The Leeds legend kept BBC news from being boring for generations of children

Before 1972, there was no information program for children.

You may have watched At national scale on BBC1 with your family or, if you were allowed to stay up late, ITV News at ten. The language of adults and the sometimes complicated questions, even simplified for the news, seemed alienating for young children.

In 1972, a 31-year-old journalist from Leeds called John Craven stepped in to edit and present a television program designed to keep children up to date with the major stories of the day. On April 4 of that year, the first edition of John Craven News aired in the afternoon… and it still continues today.

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From his childhood in Leeds to his News and country file fame is John’s story.

John Raymond Craven was born in Grimthorpe Street, Headingley, in August 1940, to parents Willie and Marie (née Noble) Craven. When John was two months old, Willie, who ran a grocery store on Kirkstall Road, joined the army as an auto mechanic.

Willie served in Singapore but was captured when he fell into Japanese hands. He spent three and a half years of hell in sickeningly brutal Japanese POW camps and worked on the infamous death railway from Thailand to Burma. When Willie met John and Marie at Leeds station, his father was so weak he could barely carry his five-year-old son the short distance from the platform to the taxi rank.

Grimthorpe Street, Headingley, where John Craven grew up

As a child, John, who attended Leeds Modern School, earned a little money delivering newspapers for a newsagent on the corner of Ash Road. He would also collect cushions from Headingley Cricket Ground and return them to the ticket office for pennies.

John left school at 16 and started his first writing job for the Yorkshire Copperworks company magazine, Stourton. He then became a junior reporter for the Harrogate Advertiser before joining the Yorkshire Post as a freelance correspondent.

His career as a TV presenter began at BBC Newcastle before moving to the regional news program points west in Bristol. Her children’s television career began on a children’s talk show titled Research before being offered a six-week trial of a children’s newscast.

Apparently Jonathan Dimbleby had been offered the gig for the first time, but had already landed a job on ITV This week. Thereby John Craven News was born. ‘Keep it short, simple and interesting’ was John’s mantra, enabling children to understand previously inaccessible UK and world news.

John Craven in the days of Newsround
John Craven in the days of Newsround

Do you remember watching John on television? Let us know in the comments below.

John, 81, said: “They [TV executives] decided to create a children’s newsletter because research has shown that children hate the news. They were tired of being told by their parents to shut up when the news [was] upon which builds enormous resistance to it. Our job was to try to break down that resistance in those six weeks.”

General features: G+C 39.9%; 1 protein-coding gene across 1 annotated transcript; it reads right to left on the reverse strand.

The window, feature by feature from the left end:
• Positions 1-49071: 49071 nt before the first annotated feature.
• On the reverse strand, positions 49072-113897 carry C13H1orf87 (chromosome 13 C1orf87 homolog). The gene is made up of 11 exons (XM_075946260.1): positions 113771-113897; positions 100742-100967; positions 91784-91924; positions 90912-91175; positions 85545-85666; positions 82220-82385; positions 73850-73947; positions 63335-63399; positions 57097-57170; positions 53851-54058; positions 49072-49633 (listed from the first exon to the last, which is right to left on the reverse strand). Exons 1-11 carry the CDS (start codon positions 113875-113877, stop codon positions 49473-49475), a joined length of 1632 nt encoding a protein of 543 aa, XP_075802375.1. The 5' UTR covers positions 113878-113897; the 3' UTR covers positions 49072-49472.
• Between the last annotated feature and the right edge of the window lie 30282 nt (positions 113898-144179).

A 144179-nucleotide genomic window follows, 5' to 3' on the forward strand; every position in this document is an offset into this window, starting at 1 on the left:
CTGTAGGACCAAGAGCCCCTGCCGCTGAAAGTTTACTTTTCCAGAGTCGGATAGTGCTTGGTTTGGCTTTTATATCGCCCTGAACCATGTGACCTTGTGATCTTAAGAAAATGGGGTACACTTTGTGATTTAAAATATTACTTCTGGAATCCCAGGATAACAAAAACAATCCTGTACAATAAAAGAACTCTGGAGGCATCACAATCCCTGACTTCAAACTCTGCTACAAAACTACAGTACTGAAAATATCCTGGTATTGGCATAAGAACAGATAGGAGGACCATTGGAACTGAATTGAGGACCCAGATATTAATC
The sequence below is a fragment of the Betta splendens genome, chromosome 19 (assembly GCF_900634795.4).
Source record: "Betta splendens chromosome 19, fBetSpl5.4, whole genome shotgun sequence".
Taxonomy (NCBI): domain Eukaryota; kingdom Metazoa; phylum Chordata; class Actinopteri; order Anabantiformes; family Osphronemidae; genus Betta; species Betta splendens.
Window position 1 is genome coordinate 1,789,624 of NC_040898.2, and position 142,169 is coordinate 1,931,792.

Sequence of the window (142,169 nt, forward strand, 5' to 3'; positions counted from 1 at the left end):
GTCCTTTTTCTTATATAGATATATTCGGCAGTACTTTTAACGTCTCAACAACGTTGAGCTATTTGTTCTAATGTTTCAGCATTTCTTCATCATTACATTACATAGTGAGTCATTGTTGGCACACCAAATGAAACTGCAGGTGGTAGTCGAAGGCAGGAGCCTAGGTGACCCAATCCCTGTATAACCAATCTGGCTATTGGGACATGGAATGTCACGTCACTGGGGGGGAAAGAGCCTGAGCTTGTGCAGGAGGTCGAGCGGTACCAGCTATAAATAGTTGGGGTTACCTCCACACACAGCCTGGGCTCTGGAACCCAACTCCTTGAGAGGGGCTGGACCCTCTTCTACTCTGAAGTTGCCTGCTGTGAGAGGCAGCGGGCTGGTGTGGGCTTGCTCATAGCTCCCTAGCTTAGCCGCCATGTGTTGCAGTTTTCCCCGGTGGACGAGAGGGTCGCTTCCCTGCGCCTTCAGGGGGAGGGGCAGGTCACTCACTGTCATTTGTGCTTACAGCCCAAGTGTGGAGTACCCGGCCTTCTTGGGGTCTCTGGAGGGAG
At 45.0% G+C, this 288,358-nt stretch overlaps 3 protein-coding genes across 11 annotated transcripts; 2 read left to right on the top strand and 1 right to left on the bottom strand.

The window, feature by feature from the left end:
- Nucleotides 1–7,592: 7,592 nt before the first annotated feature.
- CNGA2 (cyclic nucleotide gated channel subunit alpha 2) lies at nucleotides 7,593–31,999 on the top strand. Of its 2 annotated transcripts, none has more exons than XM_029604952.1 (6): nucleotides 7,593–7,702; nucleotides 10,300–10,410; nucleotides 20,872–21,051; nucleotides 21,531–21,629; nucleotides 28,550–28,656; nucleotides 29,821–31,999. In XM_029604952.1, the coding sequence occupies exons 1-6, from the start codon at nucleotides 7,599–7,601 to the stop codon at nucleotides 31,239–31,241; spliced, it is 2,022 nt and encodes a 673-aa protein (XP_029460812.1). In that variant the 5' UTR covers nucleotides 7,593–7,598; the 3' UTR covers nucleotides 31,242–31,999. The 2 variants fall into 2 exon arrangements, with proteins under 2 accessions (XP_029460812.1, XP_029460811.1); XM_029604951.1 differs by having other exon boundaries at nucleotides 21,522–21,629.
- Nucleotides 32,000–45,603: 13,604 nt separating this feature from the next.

Rather than leaving program leftovers from other BBC news outlets, Newsround took advantage of all of the BBC’s journalistic resources. It was the launchpad for Channel 4 News main presenter Krishnan Guru-Murthy, BBC entertainment correspondent Lizo Mzimba and many others.

The program has never been shy about delivering upsetting news, even as it has dealt with difficult topics such as bullying, mental health and racism in ways appropriate for its elementary school audience. Newsround, which celebrated its 50th anniversary on Monday, is now watched by around 2 million children at least once a week.

John, who has presented 3,000 Newsround episodes, said: “Today the importance of Newsround is greater than ever. At the beginning, there were only three television channels. There was no cell phone or internet. it was important that they received the information and the truth in a way they understood.

John Craven in 2021
John Craven in 2021

“It’s even more important now because there are so many outlets kids can go to for information. And often it’s fake news, or it’s fake news. And at least when they watch Newsround, the teachers or their parents, or whoever is there with them knows they are getting the truth.

“It’s so important that they have a program that they feel is theirs, that is for them and that tells them the truth.”

John remained on the show as main presenter until 1989 when he left to country file, which he still presents today. The father-of-two, who now lives in Oxfordshire, has also presented other programs including the game show beat the brain.

In 2000, John was awarded an OBE for service to rural and children’s broadcasting. In November 2011, he received a special award for News of the British Academy Children’s Awards.

John published his autobiography From headlines to hurdles in 2019.

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Edward L. Robinett